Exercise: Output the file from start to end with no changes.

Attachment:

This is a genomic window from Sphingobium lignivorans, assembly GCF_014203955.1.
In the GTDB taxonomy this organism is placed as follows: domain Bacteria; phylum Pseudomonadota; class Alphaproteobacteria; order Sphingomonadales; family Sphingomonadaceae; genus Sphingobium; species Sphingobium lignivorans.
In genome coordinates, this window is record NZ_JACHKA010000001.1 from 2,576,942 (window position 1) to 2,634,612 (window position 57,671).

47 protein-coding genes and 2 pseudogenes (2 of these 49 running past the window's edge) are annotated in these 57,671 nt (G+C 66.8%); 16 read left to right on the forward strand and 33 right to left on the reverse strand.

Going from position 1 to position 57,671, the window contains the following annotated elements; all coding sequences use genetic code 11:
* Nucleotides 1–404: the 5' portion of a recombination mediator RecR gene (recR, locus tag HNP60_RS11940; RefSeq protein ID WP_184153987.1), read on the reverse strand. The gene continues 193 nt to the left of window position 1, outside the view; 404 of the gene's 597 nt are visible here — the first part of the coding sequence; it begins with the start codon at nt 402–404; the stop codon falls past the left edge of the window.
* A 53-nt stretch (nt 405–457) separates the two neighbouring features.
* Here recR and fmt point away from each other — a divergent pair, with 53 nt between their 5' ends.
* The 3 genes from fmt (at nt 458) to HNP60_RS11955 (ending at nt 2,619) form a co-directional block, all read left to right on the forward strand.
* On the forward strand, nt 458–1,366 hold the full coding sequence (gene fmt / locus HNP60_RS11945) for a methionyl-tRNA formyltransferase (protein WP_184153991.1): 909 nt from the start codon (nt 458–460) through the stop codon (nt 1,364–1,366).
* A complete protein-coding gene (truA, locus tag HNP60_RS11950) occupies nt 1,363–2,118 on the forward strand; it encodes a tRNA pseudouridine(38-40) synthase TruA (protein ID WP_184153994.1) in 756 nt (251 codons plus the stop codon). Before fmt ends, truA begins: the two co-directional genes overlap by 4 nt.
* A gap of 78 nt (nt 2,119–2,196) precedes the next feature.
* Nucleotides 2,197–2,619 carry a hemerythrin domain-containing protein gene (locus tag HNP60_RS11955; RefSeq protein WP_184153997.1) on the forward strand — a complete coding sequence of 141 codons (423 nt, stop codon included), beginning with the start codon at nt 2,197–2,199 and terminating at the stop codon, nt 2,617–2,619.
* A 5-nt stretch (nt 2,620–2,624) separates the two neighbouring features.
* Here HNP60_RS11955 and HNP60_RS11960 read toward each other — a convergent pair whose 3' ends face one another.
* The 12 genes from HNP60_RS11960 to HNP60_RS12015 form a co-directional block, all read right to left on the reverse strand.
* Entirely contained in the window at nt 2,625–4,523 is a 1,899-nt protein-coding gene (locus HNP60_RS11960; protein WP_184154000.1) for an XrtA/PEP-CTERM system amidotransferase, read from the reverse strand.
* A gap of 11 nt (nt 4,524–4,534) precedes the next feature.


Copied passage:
This is a genomic window from Sphingobium lignivorans, assembly GCF_014203955.1.
In the GTDB taxonomy this organism is placed as follows: domain Bacteria; phylum Pseudomonadota; class Alphaproteobacteria; order Sphingomonadales; family Sphingomonadaceae; genus Sphingobium; species Sphingobium lignivorans.
In genome coordinates, this window is record NZ_JACHKA010000001.1 from 2,576,942 (window position 1) to 2,634,612 (window position 57,671).

47 protein-coding genes and 2 pseudogenes (2 of these 49 running past the window's edge) are annotated in these 57,671 nt (G+C 66.8%); 16 read left to right on the forward strand and 33 right to left on the reverse strand.

Going from position 1 to position 57,671, the window contains the following annotated elements; all coding sequences use genetic code 11:
* Nucleotides 1–404: the 5' portion of a recombination mediator RecR gene (recR, locus tag HNP60_RS11940; RefSeq protein ID WP_184153987.1), read on the reverse strand. The gene continues 193 nt to the left of window position 1, outside the view; 404 of the gene's 597 nt are visible here — the first part of the coding sequence; it begins with the start codon at nt 402–404; the stop codon falls past the left edge of the window.
* A 53-nt stretch (nt 405–457) separates the two neighbouring features.
* Here recR and fmt point away from each other — a divergent pair, with 53 nt between their 5' ends.
* The 3 genes from fmt (at nt 458) to HNP60_RS11955 (ending at nt 2,619) form a co-directional block, all read left to right on the forward strand.
* On the forward strand, nt 458–1,366 hold the full coding sequence (gene fmt / locus HNP60_RS11945) for a methionyl-tRNA formyltransferase (protein WP_184153991.1): 909 nt from the start codon (nt 458–460) through the stop codon (nt 1,364–1,366).
* A complete protein-coding gene (truA, locus tag HNP60_RS11950) occupies nt 1,363–2,118 on the forward strand; it encodes a tRNA pseudouridine(38-40) synthase TruA (protein ID WP_184153994.1) in 756 nt (251 codons plus the stop codon). Before fmt ends, truA begins: the two co-directional genes overlap by 4 nt.
* A gap of 78 nt (nt 2,119–2,196) precedes the next feature.
* Nucleotides 2,197–2,619 carry a hemerythrin domain-containing protein gene (locus tag HNP60_RS11955; RefSeq protein WP_184153997.1) on the forward strand — a complete coding sequence of 141 codons (423 nt, stop codon included), beginning with the start codon at nt 2,197–2,199 and terminating at the stop codon, nt 2,617–2,619.
* A 5-nt stretch (nt 2,620–2,624) separates the two neighbouring features.
* Here HNP60_RS11955 and HNP60_RS11960 read toward each other — a convergent pair whose 3' ends face one another.
* The 12 genes from HNP60_RS11960 to HNP60_RS12015 form a co-directional block, all read right to left on the reverse strand.
* Entirely contained in the window at nt 2,625–4,523 is a 1,899-nt protein-coding gene (locus HNP60_RS11960; protein WP_184154000.1) for an XrtA/PEP-CTERM system amidotransferase, read from the reverse strand.
* A gap of 11 nt (nt 4,524–4,534) precedes the next feature.